Q ij=σ×εij ×[T i 4 −T j 4], where εij=1/[1/εi+1/εj−1] and σ=1.712 ×10−9 BTU/hrft2F4.
Stated differently, assuming a mean annual temperature gradient of 75° F. across a one square foot window (i.e. approximately equal summer and winter temperature extremes) and selecting 1) a temperature Ti of 110° F. (i.e. 569° R) and a temperature Tj of 40° F. (i.e 499°R) and 2) using the emissivity for glass as 0.84, provides a U-value of 0.758 and a commensurate R-value for the exemplary thermal radiation path of only 1.32. Thus, it is clear that the total R-value of a double glazed window must be less than 2.32, which is the sum of the 1.0 of the external surfaces plus 1.32. This value is further reduced by the heat flow by convection and conduction between the two glass surfaces.
The R-value of a double-glazed, air-filled window has been physically shown to reach a maximum value of approximately 2.0 hrft2F/BTU at a spacing of about ½″ to ⅝″ as demonstrated by measurements reported by K. R. Solvason and A. G. Wilson of the National Research Council of Canada, in CBD-46, Factory-Sealed Double-Glazing, where two different outer air temperatures and two different outer air velocities were used. This is a consequence of the convective heat transfer of the air mass between the glazing layers increasing with increasing separation, thus limiting the attainable R-value for a larger spacing.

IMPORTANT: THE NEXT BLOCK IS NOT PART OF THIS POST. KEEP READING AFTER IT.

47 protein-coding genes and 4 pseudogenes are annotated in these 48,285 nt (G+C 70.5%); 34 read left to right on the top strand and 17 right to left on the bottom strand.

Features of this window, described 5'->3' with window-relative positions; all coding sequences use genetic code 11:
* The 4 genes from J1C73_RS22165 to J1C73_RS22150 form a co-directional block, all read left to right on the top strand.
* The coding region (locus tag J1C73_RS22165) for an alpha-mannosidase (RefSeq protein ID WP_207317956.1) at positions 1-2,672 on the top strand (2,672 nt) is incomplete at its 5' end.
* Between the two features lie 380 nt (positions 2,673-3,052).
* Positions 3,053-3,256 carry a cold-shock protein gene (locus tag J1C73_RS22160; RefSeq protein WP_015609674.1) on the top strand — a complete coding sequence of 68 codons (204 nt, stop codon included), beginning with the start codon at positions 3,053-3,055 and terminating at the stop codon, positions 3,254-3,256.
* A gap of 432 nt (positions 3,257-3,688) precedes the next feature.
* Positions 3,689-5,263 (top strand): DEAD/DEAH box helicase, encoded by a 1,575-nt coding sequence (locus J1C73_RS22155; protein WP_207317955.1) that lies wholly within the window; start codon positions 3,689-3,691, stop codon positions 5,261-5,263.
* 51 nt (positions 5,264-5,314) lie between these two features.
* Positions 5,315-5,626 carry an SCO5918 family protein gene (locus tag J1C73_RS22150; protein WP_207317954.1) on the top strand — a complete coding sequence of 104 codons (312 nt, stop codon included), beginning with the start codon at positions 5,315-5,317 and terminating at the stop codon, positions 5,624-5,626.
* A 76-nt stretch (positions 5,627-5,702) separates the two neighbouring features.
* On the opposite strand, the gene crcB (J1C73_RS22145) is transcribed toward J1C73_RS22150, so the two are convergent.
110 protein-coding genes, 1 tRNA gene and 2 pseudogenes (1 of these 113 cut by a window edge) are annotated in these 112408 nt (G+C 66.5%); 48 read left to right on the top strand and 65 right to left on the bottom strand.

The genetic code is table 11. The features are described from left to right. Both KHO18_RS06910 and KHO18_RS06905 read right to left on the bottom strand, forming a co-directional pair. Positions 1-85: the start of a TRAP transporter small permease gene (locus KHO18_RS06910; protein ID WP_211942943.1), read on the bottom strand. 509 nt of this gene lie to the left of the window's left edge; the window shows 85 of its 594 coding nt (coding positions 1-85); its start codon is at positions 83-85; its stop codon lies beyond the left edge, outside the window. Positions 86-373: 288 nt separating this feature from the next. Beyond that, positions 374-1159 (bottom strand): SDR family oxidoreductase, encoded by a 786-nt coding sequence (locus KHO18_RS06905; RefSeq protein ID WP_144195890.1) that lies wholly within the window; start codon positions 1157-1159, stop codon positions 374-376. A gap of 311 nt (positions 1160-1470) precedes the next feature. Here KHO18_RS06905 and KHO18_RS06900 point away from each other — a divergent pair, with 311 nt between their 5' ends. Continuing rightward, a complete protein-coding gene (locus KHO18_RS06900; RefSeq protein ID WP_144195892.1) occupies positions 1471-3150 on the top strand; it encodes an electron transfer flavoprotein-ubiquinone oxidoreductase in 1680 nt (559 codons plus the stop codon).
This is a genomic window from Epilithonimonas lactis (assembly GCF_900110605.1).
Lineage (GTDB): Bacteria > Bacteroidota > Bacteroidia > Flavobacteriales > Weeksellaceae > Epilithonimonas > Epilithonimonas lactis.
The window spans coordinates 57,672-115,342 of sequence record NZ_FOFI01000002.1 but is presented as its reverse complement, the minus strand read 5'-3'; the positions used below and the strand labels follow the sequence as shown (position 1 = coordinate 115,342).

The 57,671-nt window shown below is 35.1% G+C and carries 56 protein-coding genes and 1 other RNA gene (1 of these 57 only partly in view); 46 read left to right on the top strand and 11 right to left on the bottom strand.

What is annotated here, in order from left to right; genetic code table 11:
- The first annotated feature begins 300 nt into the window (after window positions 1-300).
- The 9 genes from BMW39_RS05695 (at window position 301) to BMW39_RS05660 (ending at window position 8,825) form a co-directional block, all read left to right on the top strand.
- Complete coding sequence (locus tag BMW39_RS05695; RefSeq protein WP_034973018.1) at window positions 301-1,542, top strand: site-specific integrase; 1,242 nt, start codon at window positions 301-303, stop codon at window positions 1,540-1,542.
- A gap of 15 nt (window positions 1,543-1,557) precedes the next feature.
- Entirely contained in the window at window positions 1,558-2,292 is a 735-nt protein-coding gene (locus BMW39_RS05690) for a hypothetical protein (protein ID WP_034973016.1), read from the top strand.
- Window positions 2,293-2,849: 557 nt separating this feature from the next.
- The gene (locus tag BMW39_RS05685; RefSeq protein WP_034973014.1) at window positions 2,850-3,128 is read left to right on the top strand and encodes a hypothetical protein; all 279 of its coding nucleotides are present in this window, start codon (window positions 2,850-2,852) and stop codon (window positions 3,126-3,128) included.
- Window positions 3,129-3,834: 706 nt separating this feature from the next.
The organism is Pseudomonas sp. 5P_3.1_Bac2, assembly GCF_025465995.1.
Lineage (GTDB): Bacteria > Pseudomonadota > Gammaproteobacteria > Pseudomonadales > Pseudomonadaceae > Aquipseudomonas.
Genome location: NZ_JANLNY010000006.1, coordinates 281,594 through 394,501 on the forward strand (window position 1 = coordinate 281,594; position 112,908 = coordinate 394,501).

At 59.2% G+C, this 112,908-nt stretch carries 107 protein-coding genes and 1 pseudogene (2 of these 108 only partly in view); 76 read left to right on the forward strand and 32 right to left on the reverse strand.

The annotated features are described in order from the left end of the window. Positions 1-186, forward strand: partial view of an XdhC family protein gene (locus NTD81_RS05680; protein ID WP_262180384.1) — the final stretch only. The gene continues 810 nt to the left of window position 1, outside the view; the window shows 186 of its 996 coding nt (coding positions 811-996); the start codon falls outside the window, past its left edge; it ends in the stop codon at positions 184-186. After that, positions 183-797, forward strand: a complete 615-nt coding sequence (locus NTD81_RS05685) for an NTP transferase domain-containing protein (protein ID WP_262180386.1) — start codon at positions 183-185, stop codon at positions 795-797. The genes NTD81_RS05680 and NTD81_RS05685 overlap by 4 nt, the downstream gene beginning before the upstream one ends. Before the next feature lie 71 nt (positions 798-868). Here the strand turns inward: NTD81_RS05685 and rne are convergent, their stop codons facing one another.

Even ignoring the losses of the window framing, the best multi-layered windows promise about 6.0 hrft2F/BTU. These “best” windows are triple-glazed and provide an air spacing on the order of ½″, with semitransparent coatings at the glazing to decrease the infrared emissivity to about 0.35. They also replace the dry air with argon, which decreases the thermal conductance by about 15% since this noble gas has a higher molecular weight than air.